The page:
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Wayne Law to host talk by U.S. Assistant Attorney General Tony West March 8

West to address protecting consumers from fraud and abuse

February 23, 2012

DETROIT (Feb. 23, 2012) - Wayne State University Law School is pleased to host the Academy of Scholars Annual Senior Lecture by U.S. Assistant Attorney General Tony West on Thursday, March 8, at 4 p.m. in Spencer M. Partrich Auditorium. West will speak on the Department of Justice's efforts to protect consumers from fraud and abuse. The event is free open to the public.

West was nominated by President Barack Obama to be the assistant attorney general for the Justice Department's Civil Division on January 22, 2009. As the largest litigating division in the Department of Justice, the Civil Division represents the United States in legal challenges to congressional statutes, administration policies and federal agency actions.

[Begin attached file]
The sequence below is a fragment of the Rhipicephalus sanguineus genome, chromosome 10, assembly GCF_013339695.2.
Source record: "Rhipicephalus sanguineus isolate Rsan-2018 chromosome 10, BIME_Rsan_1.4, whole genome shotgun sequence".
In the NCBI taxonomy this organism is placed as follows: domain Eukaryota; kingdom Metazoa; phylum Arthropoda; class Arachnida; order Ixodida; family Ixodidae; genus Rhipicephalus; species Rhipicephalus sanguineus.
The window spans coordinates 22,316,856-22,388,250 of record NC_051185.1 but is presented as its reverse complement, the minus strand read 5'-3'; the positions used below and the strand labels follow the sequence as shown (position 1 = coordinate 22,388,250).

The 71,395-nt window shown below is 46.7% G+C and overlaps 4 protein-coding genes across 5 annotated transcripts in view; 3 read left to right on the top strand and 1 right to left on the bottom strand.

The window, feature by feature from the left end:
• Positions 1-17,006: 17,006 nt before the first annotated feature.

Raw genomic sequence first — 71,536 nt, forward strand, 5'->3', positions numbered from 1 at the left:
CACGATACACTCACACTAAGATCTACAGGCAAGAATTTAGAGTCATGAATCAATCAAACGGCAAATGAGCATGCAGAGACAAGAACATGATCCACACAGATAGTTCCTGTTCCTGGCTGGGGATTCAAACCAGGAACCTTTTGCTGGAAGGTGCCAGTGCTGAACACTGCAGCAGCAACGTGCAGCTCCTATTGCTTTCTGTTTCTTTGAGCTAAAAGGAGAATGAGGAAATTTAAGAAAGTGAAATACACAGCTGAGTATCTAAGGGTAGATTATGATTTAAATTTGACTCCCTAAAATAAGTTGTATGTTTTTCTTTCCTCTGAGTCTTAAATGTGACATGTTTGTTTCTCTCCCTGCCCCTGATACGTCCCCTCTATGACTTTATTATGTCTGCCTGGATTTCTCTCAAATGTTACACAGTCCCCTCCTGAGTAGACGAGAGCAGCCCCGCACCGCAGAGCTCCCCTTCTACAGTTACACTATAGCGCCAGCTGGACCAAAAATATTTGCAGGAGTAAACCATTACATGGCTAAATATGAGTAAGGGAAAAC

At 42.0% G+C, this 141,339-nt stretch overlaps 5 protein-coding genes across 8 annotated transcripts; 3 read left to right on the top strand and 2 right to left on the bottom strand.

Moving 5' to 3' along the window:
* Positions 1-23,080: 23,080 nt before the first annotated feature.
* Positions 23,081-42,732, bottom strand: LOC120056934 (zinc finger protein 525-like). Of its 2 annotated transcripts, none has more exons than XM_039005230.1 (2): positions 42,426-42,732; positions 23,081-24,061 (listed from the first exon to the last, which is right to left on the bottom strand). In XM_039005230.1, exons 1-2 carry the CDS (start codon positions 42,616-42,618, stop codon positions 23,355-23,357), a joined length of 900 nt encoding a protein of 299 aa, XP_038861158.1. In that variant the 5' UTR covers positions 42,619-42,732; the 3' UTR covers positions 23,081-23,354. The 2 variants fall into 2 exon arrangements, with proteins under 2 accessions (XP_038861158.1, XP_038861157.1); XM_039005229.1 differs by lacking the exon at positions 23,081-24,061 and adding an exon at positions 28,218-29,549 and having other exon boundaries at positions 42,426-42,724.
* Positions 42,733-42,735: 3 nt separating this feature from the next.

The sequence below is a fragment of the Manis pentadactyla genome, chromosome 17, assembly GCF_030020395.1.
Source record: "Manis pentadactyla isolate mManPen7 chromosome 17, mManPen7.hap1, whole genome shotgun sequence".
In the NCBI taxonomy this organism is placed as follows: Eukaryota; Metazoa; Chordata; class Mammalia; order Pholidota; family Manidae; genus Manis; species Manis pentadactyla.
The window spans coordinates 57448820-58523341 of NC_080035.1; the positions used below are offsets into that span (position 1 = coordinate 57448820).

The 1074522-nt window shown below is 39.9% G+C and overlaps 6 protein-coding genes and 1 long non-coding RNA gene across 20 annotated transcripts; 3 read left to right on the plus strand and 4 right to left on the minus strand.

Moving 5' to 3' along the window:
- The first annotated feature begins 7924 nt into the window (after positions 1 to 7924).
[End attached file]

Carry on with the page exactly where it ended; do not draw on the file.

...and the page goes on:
West graduated with honors from Harvard College, where he served as publisher of the Harvard Political Review, and received his law degree from Stanford Law School, where he was elected president of the Stanford Law Review. He first served in the Department of Justice a year after graduating from law school. From 1993 through 1994, he served as a special assistant to the deputy attorney general. From 1994 to 1999, he served as an assistant United States attorney in the Northern District of California; after that, he was a state special assistant attorney general in California. Prior to returning to the Justice Department, West was a litigation partner at Morrison and Foerster LLP in San Francisco.

Founded in 1979, the WSU Academy of Scholars aims to raise the scholastic prestige of the university by bringing prominent experts to campus under its aegis and to create a community of scholars. The Annual Senior Lecture Series brings to campus a distinguished scholar or public figure to enhance the intellectual climate on campus and in the community.

Wayne State University is a premier urban research institution offering more than 400 academic programs through 13 schools and colleges to nearly 32,000 students.

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